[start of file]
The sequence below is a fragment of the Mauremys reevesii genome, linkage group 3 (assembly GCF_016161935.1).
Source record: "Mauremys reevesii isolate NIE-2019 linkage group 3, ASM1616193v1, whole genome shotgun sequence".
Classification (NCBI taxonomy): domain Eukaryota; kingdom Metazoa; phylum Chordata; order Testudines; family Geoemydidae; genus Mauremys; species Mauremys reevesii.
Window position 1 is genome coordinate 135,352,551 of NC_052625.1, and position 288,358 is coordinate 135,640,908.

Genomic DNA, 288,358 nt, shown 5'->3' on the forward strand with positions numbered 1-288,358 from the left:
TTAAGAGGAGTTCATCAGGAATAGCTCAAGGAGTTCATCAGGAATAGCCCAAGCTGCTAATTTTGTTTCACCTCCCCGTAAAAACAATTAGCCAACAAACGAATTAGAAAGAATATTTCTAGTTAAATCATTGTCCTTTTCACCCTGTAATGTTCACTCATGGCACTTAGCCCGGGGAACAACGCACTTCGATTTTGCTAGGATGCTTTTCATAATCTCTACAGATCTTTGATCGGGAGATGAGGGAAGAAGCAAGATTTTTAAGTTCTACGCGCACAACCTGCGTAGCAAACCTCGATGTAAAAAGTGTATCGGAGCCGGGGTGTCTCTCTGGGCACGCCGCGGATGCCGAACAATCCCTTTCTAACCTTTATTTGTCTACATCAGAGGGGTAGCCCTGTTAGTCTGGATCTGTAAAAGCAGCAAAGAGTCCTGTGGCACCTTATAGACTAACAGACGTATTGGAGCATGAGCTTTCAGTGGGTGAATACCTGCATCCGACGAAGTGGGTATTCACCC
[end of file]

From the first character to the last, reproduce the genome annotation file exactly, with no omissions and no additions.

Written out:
The sequence below is a fragment of the Mauremys reevesii genome, linkage group 3 (assembly GCF_016161935.1).
Source record: "Mauremys reevesii isolate NIE-2019 linkage group 3, ASM1616193v1, whole genome shotgun sequence".
Classification (NCBI taxonomy): domain Eukaryota; kingdom Metazoa; phylum Chordata; order Testudines; family Geoemydidae; genus Mauremys; species Mauremys reevesii.
Window position 1 is genome coordinate 135,352,551 of NC_052625.1, and position 288,358 is coordinate 135,640,908.

Genomic DNA, 288,358 nt, shown 5'->3' on the forward strand with positions numbered 1-288,358 from the left:
TTAAGAGGAGTTCATCAGGAATAGCTCAAGGAGTTCATCAGGAATAGCCCAAGCTGCTAATTTTGTTTCACCTCCCCGTAAAAACAATTAGCCAACAAACGAATTAGAAAGAATATTTCTAGTTAAATCATTGTCCTTTTCACCCTGTAATGTTCACTCATGGCACTTAGCCCGGGGAACAACGCACTTCGATTTTGCTAGGATGCTTTTCATAATCTCTACAGATCTTTGATCGGGAGATGAGGGAAGAAGCAAGATTTTTAAGTTCTACGCGCACAACCTGCGTAGCAAACCTCGATGTAAAAAGTGTATCGGAGCCGGGGTGTCTCTCTGGGCACGCCGCGGATGCCGAACAATCCCTTTCTAACCTTTATTTGTCTACATCAGAGGGGTAGCCCTGTTAGTCTGGATCTGTAAAAGCAGCAAAGAGTCCTGTGGCACCTTATAGACTAACAGACGTATTGGAGCATGAGCTTTCAGTGGGTGAATACCTGCATCCGACGAAGTGGGTATTCACCC